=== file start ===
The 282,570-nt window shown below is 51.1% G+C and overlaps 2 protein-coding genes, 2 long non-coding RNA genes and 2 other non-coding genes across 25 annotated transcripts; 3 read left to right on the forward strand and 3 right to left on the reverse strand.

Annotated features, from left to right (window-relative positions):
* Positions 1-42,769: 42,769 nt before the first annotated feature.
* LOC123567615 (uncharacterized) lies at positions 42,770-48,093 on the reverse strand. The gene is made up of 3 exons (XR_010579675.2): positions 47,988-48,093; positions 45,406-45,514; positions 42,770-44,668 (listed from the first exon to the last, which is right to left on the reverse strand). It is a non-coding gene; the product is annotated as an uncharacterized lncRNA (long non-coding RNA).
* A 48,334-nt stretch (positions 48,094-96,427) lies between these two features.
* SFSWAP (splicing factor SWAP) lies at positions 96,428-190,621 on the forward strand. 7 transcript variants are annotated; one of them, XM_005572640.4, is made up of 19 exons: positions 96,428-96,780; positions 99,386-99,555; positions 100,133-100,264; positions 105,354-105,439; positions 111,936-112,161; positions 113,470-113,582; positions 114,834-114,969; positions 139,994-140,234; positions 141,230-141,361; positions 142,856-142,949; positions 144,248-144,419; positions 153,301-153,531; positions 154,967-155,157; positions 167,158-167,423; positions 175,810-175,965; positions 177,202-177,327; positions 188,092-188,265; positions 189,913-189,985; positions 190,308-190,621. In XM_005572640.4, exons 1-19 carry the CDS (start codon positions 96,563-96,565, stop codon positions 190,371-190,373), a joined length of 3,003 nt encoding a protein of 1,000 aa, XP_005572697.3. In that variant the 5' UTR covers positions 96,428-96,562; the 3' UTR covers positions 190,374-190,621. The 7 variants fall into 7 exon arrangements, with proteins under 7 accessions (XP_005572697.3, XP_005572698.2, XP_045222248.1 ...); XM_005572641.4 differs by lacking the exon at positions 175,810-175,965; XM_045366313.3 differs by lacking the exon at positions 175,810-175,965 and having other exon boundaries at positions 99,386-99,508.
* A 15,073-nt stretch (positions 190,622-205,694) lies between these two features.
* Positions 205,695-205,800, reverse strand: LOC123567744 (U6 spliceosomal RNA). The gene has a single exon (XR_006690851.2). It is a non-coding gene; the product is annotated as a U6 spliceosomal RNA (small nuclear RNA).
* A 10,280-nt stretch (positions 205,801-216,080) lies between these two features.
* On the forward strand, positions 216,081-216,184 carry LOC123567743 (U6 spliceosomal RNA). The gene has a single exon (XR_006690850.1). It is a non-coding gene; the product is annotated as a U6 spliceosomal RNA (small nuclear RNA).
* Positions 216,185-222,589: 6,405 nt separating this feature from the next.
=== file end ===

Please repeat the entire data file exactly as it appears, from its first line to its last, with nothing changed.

The 282,570-nt window shown below is 51.1% G+C and overlaps 2 protein-coding genes, 2 long non-coding RNA genes and 2 other non-coding genes across 25 annotated transcripts; 3 read left to right on the forward strand and 3 right to left on the reverse strand.

Annotated features, from left to right (window-relative positions):
* Positions 1-42,769: 42,769 nt before the first annotated feature.
* LOC123567615 (uncharacterized) lies at positions 42,770-48,093 on the reverse strand. The gene is made up of 3 exons (XR_010579675.2): positions 47,988-48,093; positions 45,406-45,514; positions 42,770-44,668 (listed from the first exon to the last, which is right to left on the reverse strand). It is a non-coding gene; the product is annotated as an uncharacterized lncRNA (long non-coding RNA).
* A 48,334-nt stretch (positions 48,094-96,427) lies between these two features.
* SFSWAP (splicing factor SWAP) lies at positions 96,428-190,621 on the forward strand. 7 transcript variants are annotated; one of them, XM_005572640.4, is made up of 19 exons: positions 96,428-96,780; positions 99,386-99,555; positions 100,133-100,264; positions 105,354-105,439; positions 111,936-112,161; positions 113,470-113,582; positions 114,834-114,969; positions 139,994-140,234; positions 141,230-141,361; positions 142,856-142,949; positions 144,248-144,419; positions 153,301-153,531; positions 154,967-155,157; positions 167,158-167,423; positions 175,810-175,965; positions 177,202-177,327; positions 188,092-188,265; positions 189,913-189,985; positions 190,308-190,621. In XM_005572640.4, exons 1-19 carry the CDS (start codon positions 96,563-96,565, stop codon positions 190,371-190,373), a joined length of 3,003 nt encoding a protein of 1,000 aa, XP_005572697.3. In that variant the 5' UTR covers positions 96,428-96,562; the 3' UTR covers positions 190,374-190,621. The 7 variants fall into 7 exon arrangements, with proteins under 7 accessions (XP_005572697.3, XP_005572698.2, XP_045222248.1 ...); XM_005572641.4 differs by lacking the exon at positions 175,810-175,965; XM_045366313.3 differs by lacking the exon at positions 175,810-175,965 and having other exon boundaries at positions 99,386-99,508.
* A 15,073-nt stretch (positions 190,622-205,694) lies between these two features.
* Positions 205,695-205,800, reverse strand: LOC123567744 (U6 spliceosomal RNA). The gene has a single exon (XR_006690851.2). It is a non-coding gene; the product is annotated as a U6 spliceosomal RNA (small nuclear RNA).
* A 10,280-nt stretch (positions 205,801-216,080) lies between these two features.
* On the forward strand, positions 216,081-216,184 carry LOC123567743 (U6 spliceosomal RNA). The gene has a single exon (XR_006690850.1). It is a non-coding gene; the product is annotated as a U6 spliceosomal RNA (small nuclear RNA).
* Positions 216,185-222,589: 6,405 nt separating this feature from the next.